In fact, in today’s NYTimes article reporting the latest on the pet food scandal, a Chinese chemical company manager made just such a claim (well, more that melamine can be used in baking than that it’s tasty; the chemical, as it happens, is flavorless). The spiked feed is slowly making its way through our food supply, so far by way of chickens and pigs. It’s not even all that toxic to humans, although it’s possible it might cause kidney stones, cancer, or reproductive damage. We are probably at greater risk from E. Coli poisoning than getting sick from melamine, but that gives scant comfort to millions of nervous pet owners.
One outcome of this crisis will likely be much more FDA oversight into food imports; another will be a tremendous uptick in organic pet food and the like. What we are equally interested in is the impact on China and its trustworthiness in global commerce. At first, China disputed claims that its exports were at all at fault, but quickly backed down from this position amid growing evidence and international fervor. No two ways about it: Chinese companies were dumping industrial chemicals into their wheat gluten to up the protein count and increase profits. At the time, this was not illegal in China! Only last Friday did China ban melamine in food products for export and for domestic human consumption.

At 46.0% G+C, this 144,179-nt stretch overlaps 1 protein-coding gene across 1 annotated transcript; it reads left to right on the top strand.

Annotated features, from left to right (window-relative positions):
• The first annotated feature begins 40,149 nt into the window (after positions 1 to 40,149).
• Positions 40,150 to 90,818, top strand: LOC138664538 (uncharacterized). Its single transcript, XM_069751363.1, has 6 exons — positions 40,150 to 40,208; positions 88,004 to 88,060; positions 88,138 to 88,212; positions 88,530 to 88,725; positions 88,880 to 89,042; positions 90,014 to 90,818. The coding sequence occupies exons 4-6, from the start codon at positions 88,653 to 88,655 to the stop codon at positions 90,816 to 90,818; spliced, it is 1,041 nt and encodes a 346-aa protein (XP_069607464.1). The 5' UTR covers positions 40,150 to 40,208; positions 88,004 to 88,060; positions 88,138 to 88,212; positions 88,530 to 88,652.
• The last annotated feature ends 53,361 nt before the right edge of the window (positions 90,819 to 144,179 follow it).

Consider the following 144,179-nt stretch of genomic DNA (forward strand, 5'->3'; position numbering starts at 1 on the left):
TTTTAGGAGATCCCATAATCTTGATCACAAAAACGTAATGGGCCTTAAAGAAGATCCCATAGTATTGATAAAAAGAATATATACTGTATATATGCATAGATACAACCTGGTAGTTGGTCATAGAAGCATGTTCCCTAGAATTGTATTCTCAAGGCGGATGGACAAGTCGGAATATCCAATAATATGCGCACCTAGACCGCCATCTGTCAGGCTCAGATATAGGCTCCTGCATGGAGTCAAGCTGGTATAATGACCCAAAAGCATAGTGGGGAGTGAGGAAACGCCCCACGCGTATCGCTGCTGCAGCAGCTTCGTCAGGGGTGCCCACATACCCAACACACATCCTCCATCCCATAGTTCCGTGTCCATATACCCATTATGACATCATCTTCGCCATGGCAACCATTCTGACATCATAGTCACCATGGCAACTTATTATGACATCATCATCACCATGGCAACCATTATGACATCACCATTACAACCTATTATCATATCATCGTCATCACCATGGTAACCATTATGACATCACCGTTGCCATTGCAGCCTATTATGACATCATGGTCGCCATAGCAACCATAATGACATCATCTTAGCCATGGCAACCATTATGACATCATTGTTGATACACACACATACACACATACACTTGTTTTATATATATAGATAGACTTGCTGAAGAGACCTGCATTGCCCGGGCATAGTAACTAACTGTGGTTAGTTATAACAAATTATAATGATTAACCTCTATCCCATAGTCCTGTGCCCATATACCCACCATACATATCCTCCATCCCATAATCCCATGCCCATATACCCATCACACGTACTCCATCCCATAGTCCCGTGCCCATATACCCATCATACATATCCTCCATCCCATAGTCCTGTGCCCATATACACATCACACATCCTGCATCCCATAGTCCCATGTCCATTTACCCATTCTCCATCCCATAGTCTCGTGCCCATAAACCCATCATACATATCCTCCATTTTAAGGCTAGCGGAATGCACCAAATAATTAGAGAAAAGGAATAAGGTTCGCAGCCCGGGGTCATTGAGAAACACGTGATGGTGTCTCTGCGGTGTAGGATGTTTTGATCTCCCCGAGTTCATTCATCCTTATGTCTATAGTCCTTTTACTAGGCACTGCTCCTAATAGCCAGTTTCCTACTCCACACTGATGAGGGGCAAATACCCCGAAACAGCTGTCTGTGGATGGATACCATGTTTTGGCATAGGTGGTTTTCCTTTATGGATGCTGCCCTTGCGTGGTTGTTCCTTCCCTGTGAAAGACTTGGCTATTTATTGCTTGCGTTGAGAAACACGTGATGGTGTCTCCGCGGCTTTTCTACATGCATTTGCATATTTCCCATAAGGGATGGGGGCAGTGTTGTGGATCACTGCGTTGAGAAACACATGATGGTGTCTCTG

Given that melamine has no nutritional value and is only used in food products to increase profit, it’s a wonder that it was permitted in the first place…or not. But following the ban, the NYTimes reports (in the same article) that “chemical companies in China continue to say they sell melamine scrap to animal feed companies and even to food companies that make bakery items.”
For better or worse, this is how we read it:
1) China’s regard for safety and quality control seems to kick in only when such measures are profitable
2) China has a lot of trouble controlling its explosive and corrupt private sector
3) China is going to lose a lot of face (and trade) over this.
Personally, we hope this does not affect our monthly shipment of bird’s nest, which we use for soup.